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Figure 2. Forest plot displaying the pooled summary performance of the LMA-Supreme™ versus the i-gel™: A) oropharyngeal leak pressure, B) grade 3 and 4 fiberoptic view, C) device insertion time, D) first attempt insertion success, E) ease of gastric tube insertion.

SD = standard deviation; IV = weighted mean difference; CI = confidence interval; df = degrees of freedom; Chi2 = chi-square statistic; p = p value; I2 = I-square heterogeneity statistic; Z = Z statistic; RR = risk ratio; WMD =  weight mean difference.

https://doi.org/10.1371/journal.pone.0071910.g002

There was no significant difference in the presence of blood on device removal between the LMA-Supreme™ and the the i-gel™ (RR 0.62, 95%CI 0.32 1.22), but sore throat was more common in the LMA-Supreme™ group than that in the i-gel™ group (RR 2.56, 95%CI 1.60 4.12) (Figure 3).

thumbnail
Figure 3. Forest plot displaying the pooled summary of adverse effects of the LMA-Supreme™ versus the i-gel™: A) sore throat, B) blood on removal.

SD = standard deviation; IV = weighted mean difference; CI = confidence interval; df = degrees of freedom; Chi2 = chi-square statistic; p = p value; I2 = I-square heterogeneity statistic; Z = Z statistic; RR = risk ratio; WMD =  weight mean difference.

https://doi.org/10.1371/journal.pone.0071910.g003

Both fixed- and random- effects models were used to pool the results, and the results for seven outcomes were consistent (Table 3). We also took quality into account using quality effect models. And the results produced by quality effect models were also in accordance with the results by both fixed- and random- effects models (Table 3).

Meta-regression results

The results of meta-regression showed that coefficients for country, surgery or patients’ condition, sample size, pre-anesthetic medication and general anesthesia methods were not statistically significant. (Table 4)

thumbnail
Table 4. Meta-regression results of variables for oropharyngeal leak pressure.

https://doi.org/10.1371/journal.pone.0071910.t004

Publication bias

There was no significant publication bias based on funnel plot (Figure 4). Egger's test indicated that there was not a possibility of publication bias for oropharyngeal leak pressures (intercept –3.45, 95%CI –12.07 5.16, p = 0.38).

Discussion

Summary of finding

This meta-analysis summarized evidence in published RCTs concerning the effectiveness and safety of the LMA-Supreme™ vs. the i-gel™ during anesthesia. The LMA-Supreme™ was similar to the i-gel™in oropharyngeal leak pressure, first attempt insertion success, device insertion time, grade 3 and 4 fiberoptic view and blood on removal. However, LMA-Supreme™was associated with easier gastric tube insertion and more sore throat than the i-gel™. Country, surgery or patients’ condition, sample size, pre-anesthetic medication, and general anesthesia did not affect the pooled results of the oropharyngeal leak pressure between the LMA-Supreme™and the i-gel™. However, the methodological quality of included studies was of high risk and the evidence levels for outcomes were low or very low.

Six RCTs in this analysis [1], [4], [8], [10], [18], [22] demonstrated positive trends which is consistent with the pooled result of oropharyngeal leak pressures in our meta-analysis. The oropharyngeal leak pressures were similar for both devices based on these six RCTs and the results of this meta-analysis. However, other studies [19], [21] have suggested that the i-gel™ provided a higher oropharyngeal leak pressure than the LMA-Supreme™. On the other hand, Chew et al. [8] and Ragazzi et al. [10] demonstrated that oropharyngeal leak pressures were significantly greater with the LMA-Supreme™ than those with the i-gel™.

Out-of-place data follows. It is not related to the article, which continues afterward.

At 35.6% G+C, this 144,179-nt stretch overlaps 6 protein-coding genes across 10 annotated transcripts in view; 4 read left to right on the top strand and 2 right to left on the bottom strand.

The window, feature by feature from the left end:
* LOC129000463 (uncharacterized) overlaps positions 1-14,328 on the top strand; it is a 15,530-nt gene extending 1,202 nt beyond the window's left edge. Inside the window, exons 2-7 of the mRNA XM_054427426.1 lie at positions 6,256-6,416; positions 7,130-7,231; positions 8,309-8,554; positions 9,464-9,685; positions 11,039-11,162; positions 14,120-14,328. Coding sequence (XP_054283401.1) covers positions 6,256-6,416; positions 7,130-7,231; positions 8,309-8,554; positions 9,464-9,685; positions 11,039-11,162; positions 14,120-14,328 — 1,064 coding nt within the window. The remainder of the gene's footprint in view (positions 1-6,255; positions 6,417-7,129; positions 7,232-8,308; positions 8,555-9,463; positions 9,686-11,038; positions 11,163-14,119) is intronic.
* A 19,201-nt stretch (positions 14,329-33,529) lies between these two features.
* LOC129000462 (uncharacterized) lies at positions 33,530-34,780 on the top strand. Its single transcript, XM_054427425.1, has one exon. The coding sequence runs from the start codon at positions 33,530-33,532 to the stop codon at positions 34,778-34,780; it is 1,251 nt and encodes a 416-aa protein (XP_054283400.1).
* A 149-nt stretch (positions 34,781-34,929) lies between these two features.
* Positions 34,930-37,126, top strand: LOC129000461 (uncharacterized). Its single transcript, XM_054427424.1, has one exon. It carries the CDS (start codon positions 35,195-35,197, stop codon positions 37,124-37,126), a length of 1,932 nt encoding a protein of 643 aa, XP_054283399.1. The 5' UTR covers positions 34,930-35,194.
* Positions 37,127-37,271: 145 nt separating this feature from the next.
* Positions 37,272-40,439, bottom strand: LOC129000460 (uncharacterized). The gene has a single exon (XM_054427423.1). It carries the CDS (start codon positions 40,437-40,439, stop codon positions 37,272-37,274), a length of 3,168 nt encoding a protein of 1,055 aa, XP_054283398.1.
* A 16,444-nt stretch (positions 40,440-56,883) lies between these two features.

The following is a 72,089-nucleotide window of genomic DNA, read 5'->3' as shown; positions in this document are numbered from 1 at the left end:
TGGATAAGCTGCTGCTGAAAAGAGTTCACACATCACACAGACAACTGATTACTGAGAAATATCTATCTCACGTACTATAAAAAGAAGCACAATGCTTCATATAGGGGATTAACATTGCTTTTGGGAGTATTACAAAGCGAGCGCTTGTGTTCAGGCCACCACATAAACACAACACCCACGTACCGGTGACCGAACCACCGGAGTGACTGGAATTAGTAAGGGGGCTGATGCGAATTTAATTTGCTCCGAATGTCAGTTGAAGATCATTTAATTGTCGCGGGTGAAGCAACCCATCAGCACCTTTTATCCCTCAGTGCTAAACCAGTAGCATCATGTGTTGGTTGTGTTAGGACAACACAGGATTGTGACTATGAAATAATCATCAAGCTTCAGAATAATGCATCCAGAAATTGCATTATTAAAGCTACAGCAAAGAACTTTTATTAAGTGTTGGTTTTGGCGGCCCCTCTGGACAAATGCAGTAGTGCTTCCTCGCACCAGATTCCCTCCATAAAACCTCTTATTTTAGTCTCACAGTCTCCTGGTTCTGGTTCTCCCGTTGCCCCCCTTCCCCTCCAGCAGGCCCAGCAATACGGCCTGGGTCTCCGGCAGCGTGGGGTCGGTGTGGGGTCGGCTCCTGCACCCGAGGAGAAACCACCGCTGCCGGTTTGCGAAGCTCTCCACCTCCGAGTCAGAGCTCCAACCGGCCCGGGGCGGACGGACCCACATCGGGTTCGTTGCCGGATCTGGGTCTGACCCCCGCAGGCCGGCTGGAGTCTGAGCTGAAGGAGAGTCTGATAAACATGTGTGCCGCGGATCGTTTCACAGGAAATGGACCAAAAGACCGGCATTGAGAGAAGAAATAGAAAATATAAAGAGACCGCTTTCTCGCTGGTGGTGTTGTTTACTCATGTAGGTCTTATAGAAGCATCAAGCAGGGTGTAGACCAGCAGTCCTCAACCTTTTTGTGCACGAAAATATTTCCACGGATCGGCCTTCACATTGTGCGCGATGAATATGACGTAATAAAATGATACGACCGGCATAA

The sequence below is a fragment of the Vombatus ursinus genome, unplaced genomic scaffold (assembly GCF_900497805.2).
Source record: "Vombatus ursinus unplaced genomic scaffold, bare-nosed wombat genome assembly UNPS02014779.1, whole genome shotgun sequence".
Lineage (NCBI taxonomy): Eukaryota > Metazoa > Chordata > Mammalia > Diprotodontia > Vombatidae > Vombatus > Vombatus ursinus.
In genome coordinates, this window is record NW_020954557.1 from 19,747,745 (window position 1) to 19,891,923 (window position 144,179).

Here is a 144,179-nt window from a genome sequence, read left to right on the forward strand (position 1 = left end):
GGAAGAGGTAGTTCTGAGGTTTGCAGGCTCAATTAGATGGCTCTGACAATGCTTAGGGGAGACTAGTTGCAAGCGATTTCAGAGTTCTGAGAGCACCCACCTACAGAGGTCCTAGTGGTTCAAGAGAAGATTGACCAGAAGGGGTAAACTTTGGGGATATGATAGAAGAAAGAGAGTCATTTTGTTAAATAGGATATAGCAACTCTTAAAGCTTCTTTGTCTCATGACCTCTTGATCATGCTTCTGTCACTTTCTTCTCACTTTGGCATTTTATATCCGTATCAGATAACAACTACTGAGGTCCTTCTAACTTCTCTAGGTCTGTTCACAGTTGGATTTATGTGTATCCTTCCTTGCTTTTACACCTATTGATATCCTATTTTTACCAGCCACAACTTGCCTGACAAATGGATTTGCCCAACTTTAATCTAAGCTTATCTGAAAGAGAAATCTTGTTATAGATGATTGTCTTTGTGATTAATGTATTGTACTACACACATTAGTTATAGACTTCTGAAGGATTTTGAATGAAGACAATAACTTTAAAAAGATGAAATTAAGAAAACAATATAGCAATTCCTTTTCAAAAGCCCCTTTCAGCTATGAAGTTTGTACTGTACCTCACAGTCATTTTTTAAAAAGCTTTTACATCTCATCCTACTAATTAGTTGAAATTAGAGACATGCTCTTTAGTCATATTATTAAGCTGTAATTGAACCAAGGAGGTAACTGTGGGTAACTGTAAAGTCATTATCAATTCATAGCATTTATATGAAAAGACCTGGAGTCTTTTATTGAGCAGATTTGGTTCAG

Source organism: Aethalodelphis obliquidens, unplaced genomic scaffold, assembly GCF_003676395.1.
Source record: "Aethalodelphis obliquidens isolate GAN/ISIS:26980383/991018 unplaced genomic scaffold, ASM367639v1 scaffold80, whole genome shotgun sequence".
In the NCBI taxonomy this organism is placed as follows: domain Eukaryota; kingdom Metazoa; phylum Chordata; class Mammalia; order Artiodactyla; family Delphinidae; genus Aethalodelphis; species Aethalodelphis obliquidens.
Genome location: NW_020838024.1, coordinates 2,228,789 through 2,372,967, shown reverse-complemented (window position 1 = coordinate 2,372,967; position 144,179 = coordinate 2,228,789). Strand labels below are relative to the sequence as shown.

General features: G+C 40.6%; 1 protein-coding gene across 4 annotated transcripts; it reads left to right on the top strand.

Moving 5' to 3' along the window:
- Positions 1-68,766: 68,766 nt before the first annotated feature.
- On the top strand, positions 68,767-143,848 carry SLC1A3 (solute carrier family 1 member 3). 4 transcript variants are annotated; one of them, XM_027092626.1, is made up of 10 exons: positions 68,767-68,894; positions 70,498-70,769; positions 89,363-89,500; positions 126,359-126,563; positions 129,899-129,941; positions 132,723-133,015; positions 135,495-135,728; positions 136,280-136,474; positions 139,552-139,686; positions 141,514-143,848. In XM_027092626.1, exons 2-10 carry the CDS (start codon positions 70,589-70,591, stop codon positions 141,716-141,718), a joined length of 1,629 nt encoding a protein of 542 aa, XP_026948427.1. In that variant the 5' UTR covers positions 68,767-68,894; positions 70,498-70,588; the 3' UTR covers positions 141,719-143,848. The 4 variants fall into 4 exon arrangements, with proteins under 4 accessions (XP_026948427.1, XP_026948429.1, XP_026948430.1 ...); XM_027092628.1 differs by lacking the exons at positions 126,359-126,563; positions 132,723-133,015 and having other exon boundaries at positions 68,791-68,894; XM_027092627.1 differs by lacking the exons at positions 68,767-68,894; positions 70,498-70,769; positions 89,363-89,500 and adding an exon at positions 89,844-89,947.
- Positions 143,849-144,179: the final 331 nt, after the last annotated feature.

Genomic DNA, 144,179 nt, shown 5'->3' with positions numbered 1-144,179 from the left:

Our meta-analysis showed no significant difference on number of grade 3 and 4 fiberoptic view between the i-gel™ and the LMA-Supreme™. This suggests that these two devices might function similarly as a conduit in difficult airway management and failed intubation. The LMA-Supreme™ has an anatomically shaped airway tube, a drain tube (DT), a modified inflatable cuff, an integral bite block, and a fixation tab [23]. The DT provides access to gastric contents [24] and is helpful for gastric tube insertion, but we found that there were no significant differences in first attempt insertion success rates and speed of insertion, which means that the two devices a appeared equally easy to insert in patients under anesthesia [22], [25].

Regarding to safety, there was not a significant difference in blood on removal between the two devices. However, sore throat was more in LMA-Supreme™than that in the i-gel ™. The I-gel ™ has non-inflatable cuff seals that fit anatomically against perilaryngeal structures [26], but the LMA-Supreme™ has been designed with an inflatable cuff and a reinforced tip. Yu et al. [9] and Ragazzi et al. [4] reported that sore throat was more common in the LMA-Supreme™ group than that in the i-gel™ group, which is consistent with our meta-analysis result. This complication may be related to the inflatable cuff of the LMA-Supreme™ compressing microvascular structures and terminal nerve endings in these tissues [2].

In conclusion, both the LMA-Supreme™ and the i-gel™ were similarly successful and rapidly inserted. However, gastric tube insertion was much easier with the LMA-Supreme™ than that with the i-gel™. Sore throat was more common with the LMA-Supreme™ than that with the i-gel™.

Strength and limitation